1
\$\begingroup\$

I'm reading Computer Networks: A Systems Approach by Peterson and Davies. One of the examples demonstrates the relationship between link capacity and the Shannon-Hartley Theorem.

We can find the channel capacity by the formula:

$$C = B \log_2 \left( 1+\frac{S}{N} \right)$$

In the example of the book, they define bandwidth of the channel to be 3000Hz and the signal to noise ratio to be 30 dB, which they say would imply that S/N = 1000.

$$C = 3000 \times \log_2 (1001)$$

However, I don't understand how a signal to noise ratio of 30 dB is equivalent to 1000? How is this worked out? It's not explained in the example.

\$\endgroup\$
  • 2
    \$\begingroup\$ See Decibel 30db is 1000, and it's explained there. \$\endgroup\$ – gbulmer Oct 3 '14 at 20:45
  • 1
    \$\begingroup\$ Oh I see, so its the power ratio - since decibels is logarithmic? \$\endgroup\$ – user54505 Oct 3 '14 at 20:55
  • 1
    \$\begingroup\$ @gbulmer, with a couple more sentences of explanation, your comment could be an answer. \$\endgroup\$ – The Photon Oct 3 '14 at 20:57
  • \$\begingroup\$ @ThePhoton - I am still new here. However, I thought ee.se was not about collecting answers that are already satisfied by trivial web searches, i.e. type one word into wikipedia and get a definitive answer. I was only being helpful in my comment. I had expected this question to be closed because it fell into that category of "very well-answered on the web with minimal effort already" question. Am I wrong? \$\endgroup\$ – gbulmer Oct 4 '14 at 11:32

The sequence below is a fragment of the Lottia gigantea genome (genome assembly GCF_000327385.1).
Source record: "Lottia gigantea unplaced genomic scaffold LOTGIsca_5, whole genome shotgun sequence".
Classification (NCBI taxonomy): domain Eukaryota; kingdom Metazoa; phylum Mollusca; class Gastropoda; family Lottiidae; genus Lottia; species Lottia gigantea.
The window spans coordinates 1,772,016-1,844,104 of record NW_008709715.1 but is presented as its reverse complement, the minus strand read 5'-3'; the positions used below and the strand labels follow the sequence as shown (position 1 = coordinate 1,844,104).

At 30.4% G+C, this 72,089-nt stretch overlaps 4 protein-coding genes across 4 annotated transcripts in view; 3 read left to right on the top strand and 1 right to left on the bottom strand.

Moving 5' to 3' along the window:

• \$\begingroup\$ @gbulmer, you're right it's not a great question. But it's borderline and hasn't gotten any close votes yet. So it's better we get an answer posted and accepted to keep the question from re-appearing on the front page. \$\endgroup\$ – The Photon Oct 4 '14 at 15:46
2
\$\begingroup\$

In the formula, S/N is the power ratio of signal to noise. If this ratio is expressed as 30 dB, then we have 10log(S/N) = 30 which results in a value for S/N of 1000.

\$\endgroup\$
0
\$\begingroup\$

Shannon: considers noise. Define the signal-to-noise ratio, SNR or S/N. Often measured in dB. Then: C = B log_2(SNR + 1) B = bandwidth C = max channel capacity

    Example: 3000Hz voice bandwidth, s/n = 30 dB. or a ratio of 1000.
    **C = 3000*log_2(1000) = 3000*10 = 30kbps**

Note that increasing signal strength does tend to increase noise as well.
Also, increasing bandwidth increases noise more or less in proportion.
    So: increasing B does lead to more thermal noise, and thus
    by Nyquist's formula SNR will decrease.
\$\endgroup\$

Your Answer

By clicking “Post Your Answer”, you agree to our terms of service, privacy policy and cookie policy